So the sixth card of the tarot relates to these principles, and is a very wonderful diagram for understanding our situation, and how to really enter initiation, deeply, profoundly.
The sixth arcanum, the sixth law, refers to the lovers of the tarot. It is the soul caught between the ego and the divine. He is looking to his left, his left arm crossed over his right and his feet in the waters of the card, in the bottom third of this diagram, because he has fallen into temptation.
He represents us. We wish to enter the path, to understand the path, to practice it, to work, but we have ego. And the woman on the right of the card, or to the left of this initiate, is precisely naked, referring to her lasciviousness, her lust, which is his mind, his own ego, his nafs, his own lower soul.
To his right, a divine initiate, a woman, referring to the Divine Mother the sacred cow of Islam, Al-Baqarah. Above there is an angel aiming an arrow towards the whore, the prostitute, the naked woman of this arcanum, in order to slay her, and this teaches us the path, the path of meditation.
Meditation is for comprehending our own faults, eliminating our faults, and perfecting our soul. We do this through love, by loving our divinity. But of course, for that we must turn in repentance to our own inner divinity. But we see that the man’s face is towards the prostitute of this card. He is not facing the chaste, divine, beautiful woman on his right. The Qur’an speaks abundantly of turning to God, as having remorse. If we do not have remorse, it means that we do not respect the divine command: the laws of ethics of the soul.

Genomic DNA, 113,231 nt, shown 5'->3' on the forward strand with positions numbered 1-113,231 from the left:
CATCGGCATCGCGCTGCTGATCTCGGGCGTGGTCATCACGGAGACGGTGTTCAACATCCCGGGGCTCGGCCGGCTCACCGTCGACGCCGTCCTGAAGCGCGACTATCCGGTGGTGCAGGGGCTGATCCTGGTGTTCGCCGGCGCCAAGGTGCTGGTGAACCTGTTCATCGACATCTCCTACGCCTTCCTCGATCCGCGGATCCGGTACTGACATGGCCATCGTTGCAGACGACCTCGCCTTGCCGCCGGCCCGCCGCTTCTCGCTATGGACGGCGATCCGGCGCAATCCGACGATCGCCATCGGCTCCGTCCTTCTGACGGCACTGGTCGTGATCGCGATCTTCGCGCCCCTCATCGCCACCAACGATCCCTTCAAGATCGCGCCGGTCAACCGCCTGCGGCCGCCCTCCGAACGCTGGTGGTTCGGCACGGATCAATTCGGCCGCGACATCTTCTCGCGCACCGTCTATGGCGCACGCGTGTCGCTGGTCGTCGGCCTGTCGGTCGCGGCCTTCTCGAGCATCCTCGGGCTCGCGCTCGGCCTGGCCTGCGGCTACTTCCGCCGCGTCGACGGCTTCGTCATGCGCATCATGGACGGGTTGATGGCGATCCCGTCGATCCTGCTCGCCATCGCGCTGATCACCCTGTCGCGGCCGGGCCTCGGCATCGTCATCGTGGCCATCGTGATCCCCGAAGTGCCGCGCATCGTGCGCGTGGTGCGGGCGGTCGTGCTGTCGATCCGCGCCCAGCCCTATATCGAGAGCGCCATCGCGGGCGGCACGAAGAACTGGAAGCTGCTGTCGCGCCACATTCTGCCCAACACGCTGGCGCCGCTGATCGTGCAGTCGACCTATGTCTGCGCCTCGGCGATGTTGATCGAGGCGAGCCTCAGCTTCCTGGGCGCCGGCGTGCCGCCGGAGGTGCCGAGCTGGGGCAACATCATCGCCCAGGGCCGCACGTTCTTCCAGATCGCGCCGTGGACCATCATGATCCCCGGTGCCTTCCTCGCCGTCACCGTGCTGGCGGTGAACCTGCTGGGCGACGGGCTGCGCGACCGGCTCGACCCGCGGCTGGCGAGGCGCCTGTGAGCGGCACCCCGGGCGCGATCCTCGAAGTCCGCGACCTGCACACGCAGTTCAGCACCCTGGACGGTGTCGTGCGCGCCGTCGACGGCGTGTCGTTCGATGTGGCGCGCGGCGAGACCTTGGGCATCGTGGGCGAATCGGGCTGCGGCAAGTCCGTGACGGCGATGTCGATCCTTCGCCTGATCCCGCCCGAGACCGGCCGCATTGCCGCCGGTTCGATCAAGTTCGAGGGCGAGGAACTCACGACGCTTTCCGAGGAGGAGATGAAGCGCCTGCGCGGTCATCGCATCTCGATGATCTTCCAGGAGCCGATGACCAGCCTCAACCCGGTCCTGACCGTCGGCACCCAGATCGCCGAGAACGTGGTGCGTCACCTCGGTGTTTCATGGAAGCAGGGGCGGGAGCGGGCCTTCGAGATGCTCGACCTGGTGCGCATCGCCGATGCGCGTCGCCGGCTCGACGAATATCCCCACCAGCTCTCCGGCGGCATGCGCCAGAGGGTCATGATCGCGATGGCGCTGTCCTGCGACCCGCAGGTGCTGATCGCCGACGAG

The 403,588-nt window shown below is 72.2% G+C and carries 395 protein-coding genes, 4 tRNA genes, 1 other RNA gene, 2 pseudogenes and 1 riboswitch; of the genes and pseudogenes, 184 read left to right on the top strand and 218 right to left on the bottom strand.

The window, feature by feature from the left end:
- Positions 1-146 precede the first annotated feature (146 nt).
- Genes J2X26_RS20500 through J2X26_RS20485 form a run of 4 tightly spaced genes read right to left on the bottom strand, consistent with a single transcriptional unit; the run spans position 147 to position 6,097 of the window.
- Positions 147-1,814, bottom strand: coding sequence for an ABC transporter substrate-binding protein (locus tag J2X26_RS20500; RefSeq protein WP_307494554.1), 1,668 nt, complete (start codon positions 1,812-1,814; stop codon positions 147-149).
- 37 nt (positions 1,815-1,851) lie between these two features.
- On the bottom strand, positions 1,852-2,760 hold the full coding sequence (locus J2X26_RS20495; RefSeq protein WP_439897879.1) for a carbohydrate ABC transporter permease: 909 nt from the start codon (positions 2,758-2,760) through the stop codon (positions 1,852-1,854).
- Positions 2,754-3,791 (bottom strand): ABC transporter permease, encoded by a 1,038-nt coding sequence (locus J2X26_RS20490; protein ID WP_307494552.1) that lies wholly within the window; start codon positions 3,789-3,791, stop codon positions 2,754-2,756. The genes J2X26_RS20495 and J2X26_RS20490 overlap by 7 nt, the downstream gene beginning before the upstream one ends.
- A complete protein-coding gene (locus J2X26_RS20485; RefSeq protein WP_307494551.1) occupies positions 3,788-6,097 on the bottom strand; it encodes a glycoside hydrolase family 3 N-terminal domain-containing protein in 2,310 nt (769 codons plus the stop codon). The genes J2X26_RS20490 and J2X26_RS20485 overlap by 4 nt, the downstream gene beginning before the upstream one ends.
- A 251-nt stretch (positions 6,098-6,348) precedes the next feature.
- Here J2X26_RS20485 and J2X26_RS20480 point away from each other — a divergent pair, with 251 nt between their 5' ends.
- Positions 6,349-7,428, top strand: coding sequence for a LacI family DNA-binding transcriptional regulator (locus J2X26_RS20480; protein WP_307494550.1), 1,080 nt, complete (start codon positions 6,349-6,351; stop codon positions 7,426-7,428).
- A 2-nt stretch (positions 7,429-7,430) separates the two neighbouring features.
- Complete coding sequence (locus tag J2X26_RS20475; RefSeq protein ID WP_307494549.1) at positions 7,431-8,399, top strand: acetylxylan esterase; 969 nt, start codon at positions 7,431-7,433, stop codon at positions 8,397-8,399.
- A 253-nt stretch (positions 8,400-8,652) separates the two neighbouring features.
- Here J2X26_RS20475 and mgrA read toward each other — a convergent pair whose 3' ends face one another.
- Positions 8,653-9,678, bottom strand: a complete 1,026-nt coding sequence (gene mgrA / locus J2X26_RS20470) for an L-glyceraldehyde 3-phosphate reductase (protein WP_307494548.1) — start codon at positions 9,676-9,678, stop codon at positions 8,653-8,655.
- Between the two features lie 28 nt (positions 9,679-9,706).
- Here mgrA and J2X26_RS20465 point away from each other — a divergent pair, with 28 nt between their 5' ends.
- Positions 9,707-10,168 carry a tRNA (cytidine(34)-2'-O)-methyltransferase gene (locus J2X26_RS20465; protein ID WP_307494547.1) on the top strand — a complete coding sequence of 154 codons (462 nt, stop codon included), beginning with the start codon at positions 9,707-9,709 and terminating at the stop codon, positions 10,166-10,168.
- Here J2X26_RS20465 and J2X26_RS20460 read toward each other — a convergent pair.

Remember that the basis of meditation is founded on how we use our energy. Lust and love cannot mix. They are opposites. Desire says “me,” “what I want,” “what I crave,” “what I need,” and compassion says “you,” “what you need.” Lust fulfills itself. Love or compassion sacrifices for others.
1. Respecting the Divine Command
So what does it mean to respect the divine command? Since we have been studying the writings of Samael Aun Weor, the most specific command is chastity, sexual purity, renunciation of animal desire, fornication. We cannot enter initiation if we are losing our energies, sexually speaking. It means that we do not respect divinity and we are facing the whore of the sixth arcanum, feeding our animality, our lower soul.
beginning meditators often struggle with the reality of lust. This is precisely the path of Indecision, the name of this card. When we struggle to orient ourselves, we renounce lust, again and again, as we enter the stations of the path. Without an understanding of chastity, we cannot understand meditation, to rise to a new station. So we must learn to comprehend and have remorse: to really understand how our own desires create pain for ourselves, and for others.